A bike lock might not be the most exciting item to splash out on, but sadly theft is not uncommon and a good quality lock is an effective deterrent.
Trying to save on a bike lock is a very real form of false economy, and it’s often suggested that you should aim to spend 10 per cent of the value of your bike on a quality lock. That might be a lot, but it’s better than paying for a new bike.
Types of bike lock
There are many different styles of bike lock. Riders locking up for periods over an hour will opt for chains and shackle style U-locks/D-locks — so these are the options we’ve focused on in our reviews below.
Weight is a major variable which will affect usability and security. As a rule of thumb, heavier locks will be tougher to cut, but more cumbersome to transport. The models in our test go right up to 2.7kg /6lbs, which will add a significant penalty to your overall mass on the bike.
The extra weight might not be desirable if you plan to ascend a 10 percent incline on every journey, but it might be worth it if you’re leaving an expensive-looking bicycle locked up on the street all day. Choosing the right option for you is all about balancing the need for security against ease of use.
Riders who want a little extra security when posting up at a coffee stop on a long ride sometimes opt for a ‘café lock’, such as Hiplok’s new FLX). Café locks are very lightweight and often use a combination code to avoid adding another key to your overcrowded key ring. They’re great if you plan to be sitting within a few metres of your pride and joy, but not suitable for securing your bike in town whilst you run errands.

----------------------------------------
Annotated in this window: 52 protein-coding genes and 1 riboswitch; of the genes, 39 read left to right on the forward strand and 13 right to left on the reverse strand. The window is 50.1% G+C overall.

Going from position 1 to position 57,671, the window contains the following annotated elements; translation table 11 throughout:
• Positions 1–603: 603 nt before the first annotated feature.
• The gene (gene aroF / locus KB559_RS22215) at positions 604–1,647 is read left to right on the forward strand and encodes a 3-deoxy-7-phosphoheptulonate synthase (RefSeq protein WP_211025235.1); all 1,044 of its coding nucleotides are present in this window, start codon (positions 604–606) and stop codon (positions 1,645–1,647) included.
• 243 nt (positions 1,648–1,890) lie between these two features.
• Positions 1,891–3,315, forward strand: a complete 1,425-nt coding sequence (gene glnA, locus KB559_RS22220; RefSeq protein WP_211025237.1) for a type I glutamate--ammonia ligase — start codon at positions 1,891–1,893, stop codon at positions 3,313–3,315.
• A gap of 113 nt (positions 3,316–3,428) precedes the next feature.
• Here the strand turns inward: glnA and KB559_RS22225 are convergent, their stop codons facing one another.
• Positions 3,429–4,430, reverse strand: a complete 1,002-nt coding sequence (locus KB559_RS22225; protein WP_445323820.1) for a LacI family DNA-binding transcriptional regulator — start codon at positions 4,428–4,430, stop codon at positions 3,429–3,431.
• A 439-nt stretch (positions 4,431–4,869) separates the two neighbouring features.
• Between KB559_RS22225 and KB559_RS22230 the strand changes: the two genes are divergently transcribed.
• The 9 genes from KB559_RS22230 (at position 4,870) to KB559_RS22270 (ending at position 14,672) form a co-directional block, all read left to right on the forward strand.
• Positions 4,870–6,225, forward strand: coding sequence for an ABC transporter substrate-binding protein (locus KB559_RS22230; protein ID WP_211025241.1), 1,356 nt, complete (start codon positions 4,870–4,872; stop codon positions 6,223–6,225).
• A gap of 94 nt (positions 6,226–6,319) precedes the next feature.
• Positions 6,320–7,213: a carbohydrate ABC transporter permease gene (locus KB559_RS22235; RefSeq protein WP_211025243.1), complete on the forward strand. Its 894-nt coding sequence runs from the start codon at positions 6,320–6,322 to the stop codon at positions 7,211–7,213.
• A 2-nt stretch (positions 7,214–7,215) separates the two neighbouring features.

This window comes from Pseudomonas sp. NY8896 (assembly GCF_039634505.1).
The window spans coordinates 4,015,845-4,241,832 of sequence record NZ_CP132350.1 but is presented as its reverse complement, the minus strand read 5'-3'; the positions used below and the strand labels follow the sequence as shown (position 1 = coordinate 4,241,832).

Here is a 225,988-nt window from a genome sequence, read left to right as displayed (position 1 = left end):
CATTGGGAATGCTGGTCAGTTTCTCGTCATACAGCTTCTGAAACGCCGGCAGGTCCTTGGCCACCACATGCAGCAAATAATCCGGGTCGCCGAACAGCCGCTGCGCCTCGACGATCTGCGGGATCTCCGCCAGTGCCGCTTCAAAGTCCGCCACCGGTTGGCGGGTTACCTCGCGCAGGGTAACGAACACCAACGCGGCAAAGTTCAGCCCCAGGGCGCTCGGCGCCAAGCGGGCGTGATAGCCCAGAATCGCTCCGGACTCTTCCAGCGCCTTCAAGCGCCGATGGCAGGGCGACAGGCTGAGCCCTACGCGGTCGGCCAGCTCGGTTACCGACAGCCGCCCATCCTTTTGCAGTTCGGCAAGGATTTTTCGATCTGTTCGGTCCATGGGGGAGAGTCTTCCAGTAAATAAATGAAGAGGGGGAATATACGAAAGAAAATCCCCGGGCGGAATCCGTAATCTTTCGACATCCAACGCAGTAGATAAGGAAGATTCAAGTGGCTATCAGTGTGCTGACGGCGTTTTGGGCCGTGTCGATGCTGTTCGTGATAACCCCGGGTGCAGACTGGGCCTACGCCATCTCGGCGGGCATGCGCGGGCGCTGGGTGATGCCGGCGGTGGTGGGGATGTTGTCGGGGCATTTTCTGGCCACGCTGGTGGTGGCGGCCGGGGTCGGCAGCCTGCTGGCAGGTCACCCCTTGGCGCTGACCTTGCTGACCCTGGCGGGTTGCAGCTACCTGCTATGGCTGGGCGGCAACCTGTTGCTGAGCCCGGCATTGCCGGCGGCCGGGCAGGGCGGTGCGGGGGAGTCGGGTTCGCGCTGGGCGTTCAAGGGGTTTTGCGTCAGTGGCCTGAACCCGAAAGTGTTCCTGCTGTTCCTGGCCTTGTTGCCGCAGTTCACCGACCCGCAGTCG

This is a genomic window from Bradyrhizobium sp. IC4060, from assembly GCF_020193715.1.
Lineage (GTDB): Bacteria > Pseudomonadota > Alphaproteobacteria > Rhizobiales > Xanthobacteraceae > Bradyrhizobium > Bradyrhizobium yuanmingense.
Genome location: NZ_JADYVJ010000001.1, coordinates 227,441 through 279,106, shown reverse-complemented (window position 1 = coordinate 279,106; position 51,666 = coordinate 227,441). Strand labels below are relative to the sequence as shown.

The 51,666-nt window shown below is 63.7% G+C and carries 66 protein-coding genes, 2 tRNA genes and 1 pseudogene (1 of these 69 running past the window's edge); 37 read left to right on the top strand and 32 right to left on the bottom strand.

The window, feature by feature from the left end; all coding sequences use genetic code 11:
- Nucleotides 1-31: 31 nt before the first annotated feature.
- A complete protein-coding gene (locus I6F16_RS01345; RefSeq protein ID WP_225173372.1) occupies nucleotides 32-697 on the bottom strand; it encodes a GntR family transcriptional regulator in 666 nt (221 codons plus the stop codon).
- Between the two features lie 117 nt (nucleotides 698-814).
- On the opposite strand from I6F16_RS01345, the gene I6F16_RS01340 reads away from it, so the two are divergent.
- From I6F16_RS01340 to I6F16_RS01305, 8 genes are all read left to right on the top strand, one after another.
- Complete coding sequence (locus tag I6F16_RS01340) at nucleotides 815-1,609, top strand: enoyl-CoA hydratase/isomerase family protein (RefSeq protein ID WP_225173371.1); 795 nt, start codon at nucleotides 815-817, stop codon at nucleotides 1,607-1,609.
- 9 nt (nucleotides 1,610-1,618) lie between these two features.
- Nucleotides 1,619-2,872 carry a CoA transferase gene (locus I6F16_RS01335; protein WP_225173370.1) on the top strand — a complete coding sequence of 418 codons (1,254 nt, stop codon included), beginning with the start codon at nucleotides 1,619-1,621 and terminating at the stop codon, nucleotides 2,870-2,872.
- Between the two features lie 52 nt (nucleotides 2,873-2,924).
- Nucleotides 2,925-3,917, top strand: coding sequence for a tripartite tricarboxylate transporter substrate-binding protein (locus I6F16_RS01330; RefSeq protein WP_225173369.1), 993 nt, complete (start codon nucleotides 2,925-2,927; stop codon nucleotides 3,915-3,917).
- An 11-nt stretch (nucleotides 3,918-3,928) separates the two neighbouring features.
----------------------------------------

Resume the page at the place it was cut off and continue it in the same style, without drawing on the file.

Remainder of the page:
Some insurance policies require you to lock your bike to an immovable object in your home – and in this case, many riders will use a ground anchor, or a wall hanging device like Hiplok’s Airlok.
Our pick of the best bike locks
With each product is a ‘Buy Now’ or ‘Best Deal’ link. If you click on this then we may receive a small amount of money from the retailer when you purchase the item. This doesn’t affect the amount you pay.
Hiplok Z Lok Combo bike lock – 9/10
A lightweight lock that fits nicely into the rear pocket of a jersey, this is perfect for the café run. Utilising a combination code, rather than a key, further helps to declutter your pockets. Portability comes at the sacrifice of security, however. It works well as a deterrent for the opportunistic thief while you’re nearby in the café, but for longer stops you will want a lock that is more robust.
Read more: Hiplok Z Lok Combo bike lock review
Kryptonite New York M18 bike lock – 9/10
This offering from Kryptonite comes with a Gold rating for bicycle and motorcycle security – and that safety comes at a weight penalty of 2.7kg / 5.96lbs. An 18mm / 3/4in wide bar offers 260mm /10.2in of clearance and the keyhole is protected by a dust cover. There is even an LED key light so you don’t have to fumble around in the dark.
Read more: Kryptonite New York M18 bike lock review
Hiplok bike lock – 8/10
What sets this lock apart is that it’s designed to be worn around the hips – meaning you don’t need to add weight to your bike or luggage. The total mass is 2kg / 4.4lbs, the chain is covered in a canvas sleeve, and the lock is rated Sold Secure Silver. At 850mm / 33in long, it’ll fit waist sizes 24 to 44in.